FY2015Collaborators are investigating the effect of low rise dams water supply, ecosystem functions and health, and habitat for a wide range of organisms, including sage grouse.

FY2017Removal of livestock grazing is a common prescription to promote ecosystem recovery after wildfire (and subsequent emergency site rehabilitation efforts).

FY2013“The loss of big sagebrush (Artemisia tridentata Nutt.) on sites disturbed by fire has motivated many restoration seeding and planting efforts. However, the resulting sagebrush establishment is often lower than desired, especially in dry areas.

FY2015This project assesses the efficacy of ACK55, a naturally occurring bacterium that decreases invasive annual grasses by up to 70% on test sites.

FY2014The project team surveyed land managers working on invasive weeds in the west. These surveys provided information for the Western Association of Fish and Wildlife (WAFWA) Wildfire and Invasive Species Initiative Working Group.

As the impacts of climate change amplify, understanding the consequences for wetland dynamics will be critical for their sustainable management and conservation, particularly in arid regions such as the CP ecoregion.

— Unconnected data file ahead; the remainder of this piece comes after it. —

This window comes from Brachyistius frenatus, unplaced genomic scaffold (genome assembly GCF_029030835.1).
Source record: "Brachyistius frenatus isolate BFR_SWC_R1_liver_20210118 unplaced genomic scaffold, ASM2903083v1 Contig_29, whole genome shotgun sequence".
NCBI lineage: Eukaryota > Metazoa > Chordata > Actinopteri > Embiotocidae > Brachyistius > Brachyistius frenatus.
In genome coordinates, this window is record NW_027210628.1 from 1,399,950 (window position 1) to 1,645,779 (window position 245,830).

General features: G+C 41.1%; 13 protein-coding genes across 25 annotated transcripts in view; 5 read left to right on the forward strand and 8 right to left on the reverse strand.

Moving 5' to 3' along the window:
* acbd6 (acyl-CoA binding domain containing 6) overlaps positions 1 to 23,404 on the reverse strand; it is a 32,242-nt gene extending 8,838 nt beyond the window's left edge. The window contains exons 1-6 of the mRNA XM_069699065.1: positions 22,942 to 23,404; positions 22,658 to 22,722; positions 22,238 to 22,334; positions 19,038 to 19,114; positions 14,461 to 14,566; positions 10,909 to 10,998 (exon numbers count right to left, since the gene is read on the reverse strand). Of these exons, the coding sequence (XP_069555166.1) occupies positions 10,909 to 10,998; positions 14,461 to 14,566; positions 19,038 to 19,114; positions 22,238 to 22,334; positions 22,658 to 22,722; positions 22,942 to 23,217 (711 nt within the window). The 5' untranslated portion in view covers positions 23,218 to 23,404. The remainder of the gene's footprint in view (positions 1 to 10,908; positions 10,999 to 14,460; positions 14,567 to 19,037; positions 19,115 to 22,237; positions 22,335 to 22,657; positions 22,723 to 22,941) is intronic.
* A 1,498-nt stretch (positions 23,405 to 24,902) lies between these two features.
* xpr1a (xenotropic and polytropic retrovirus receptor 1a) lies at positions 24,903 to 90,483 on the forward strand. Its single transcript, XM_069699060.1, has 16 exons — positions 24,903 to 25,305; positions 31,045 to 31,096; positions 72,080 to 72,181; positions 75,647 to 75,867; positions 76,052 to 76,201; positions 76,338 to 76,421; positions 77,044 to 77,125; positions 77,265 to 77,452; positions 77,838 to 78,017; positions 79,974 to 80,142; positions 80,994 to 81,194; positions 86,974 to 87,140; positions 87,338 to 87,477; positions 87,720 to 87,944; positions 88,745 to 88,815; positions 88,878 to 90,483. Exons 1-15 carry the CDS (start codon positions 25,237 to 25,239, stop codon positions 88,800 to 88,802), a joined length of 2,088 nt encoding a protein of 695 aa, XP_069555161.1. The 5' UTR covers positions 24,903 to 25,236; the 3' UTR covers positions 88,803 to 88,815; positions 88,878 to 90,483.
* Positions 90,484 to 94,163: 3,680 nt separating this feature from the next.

Existing climate change science and guidance for restoring and maintaining whitebark pine forests will be evaluated using landscape simulation modeling to inform implementation of the Greater Yellowstone Coordinating Committee (GYCC) Whitebark Pine (WBP) subcommittees WBP Strategy.

For the past six years, the Bureau of Reclamation (BOR) has funded the USGS to study fish responses to restoration efforts and to construct a model relating stream habitat with fish population dynamics in the Methow River Basin, a tributary of the Columbia River.

Hawaiian forest birds are imperiled, with fewer than half the original > 40 species remaining extant.

As the impacts of global climate change on species are increasingly evident, there is a clear need to adapt conservation efforts worldwide.

Recent studies show that past and ongoing environmental changes have been substantial and have likely already affected conservation efforts in Hawaii.

Background: Climate velocity is a concept derived from the intersection between ecology and climate change.

Conservation efforts in isolated archipelagos such as Hawai’i often focus on habitat-based conservation and restoration efforts that benefit multiple species. Unfortunately, identifying locations where such efforts are safer from climatic shifts is still challenging.

In conservation, one challenge of climate change adaptation is that acting on projected long-term climatic threats requires two ‘leaps’ by managers: 1) Acting on climate-based inf